Travel Tips Part I – Before You Go

As fun and rewarding as travel is it can also be tiring and hectic. Maneuvering around bustling airports, cramped airplane seats, rushing for trains, and learning currency rates alongside the excitement of a new locale can be downright overwhelming! Some things can not be avoided as its the nature of the travel beast, yet there are some hacks and tips that may save you some time, money, and lessen stress.

Photo by Vlada Karpovich on Pexels.com

When preparing to travel, lay out all your clothes and all your money. Then take half the clothes and twice the money.

Susan Heller

The Boring Stuff Before You Go

Organizing may not always be fun yet it may help things run smooth and aid in dealing with hiccups. I’ve listed some boring and not fun items here along with some links at the bottom so you can move on to the fun part – exploring your destination!

  • Check the country’s entry requirements
    • Entry Considerations:
      • Will your valid passport suffice or is a visa required? Is the visa available on arrival or do you have to go through an embassy?
      • Check your passport’s expiration date – many countries require that your passport is valid for 6 months beyond the date of your trip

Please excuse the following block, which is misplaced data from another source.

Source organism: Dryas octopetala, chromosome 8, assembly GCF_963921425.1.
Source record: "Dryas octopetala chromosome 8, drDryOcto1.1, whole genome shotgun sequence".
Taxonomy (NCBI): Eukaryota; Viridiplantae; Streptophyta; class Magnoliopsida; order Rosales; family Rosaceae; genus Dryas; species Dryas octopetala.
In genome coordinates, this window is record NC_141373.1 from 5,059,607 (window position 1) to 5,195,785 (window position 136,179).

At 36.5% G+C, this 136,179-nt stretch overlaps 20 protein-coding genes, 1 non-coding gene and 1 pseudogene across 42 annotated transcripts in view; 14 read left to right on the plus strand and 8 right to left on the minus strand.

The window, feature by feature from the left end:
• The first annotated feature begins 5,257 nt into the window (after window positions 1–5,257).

• Do you require other documents such as travel authorizations or proof of vaccination?
    • Make sure the name on your airline booking is the same name on your passport. This may seem like a no-brainer but it happens enough to warrant mentioning. If you commonly use a nickname or middle name you can not have this on your airline ticket – the name on your booking must match your valid passport
  • Carry some local currency with you
    • Although many places accept credit cards and ATMs are basically worldwide it is a good idea to have some local cash in smaller bills for those times when a card won’t work. Some developing countries may not accept credit cards as often or ATMs may be sparse
    • Currency Exchanges generally have better rates than banks since that is what they specialize in. Avoid airport money exchange vendors as rates are often higher than city locations.
  • ATM, Debit, & Credit Card Tips
    • ATM Machines:
      • If an ATM machine asks if you want the exchange rate in your own country’s currency decline it and select the local currency exchange rate as you may otherwise be charged two exchange rates.
      • See if your bank is part of Global ATM Alliance as they may offer lower or no cash withdrawal fees at member banks worldwide.
    • Debit Cards:
      • Check with your bank if your debit card will work in another country (aside from ATM machines). Some do and some don’t. It may need to be a Visa Debit card to work elsewhere.
    • Credit Cards:
      • Check what your credit card’s foreign exchange fees are. If you travel often it may be worth shopping around for one with better rates.
      • Read the fine print of your credit card’s coverage if you use it for car rental, airline bookings, and accommodations.
  • Documents
    • Keep both mobile and paper copies – both types of copies can be lost; phones can break or run out of battery life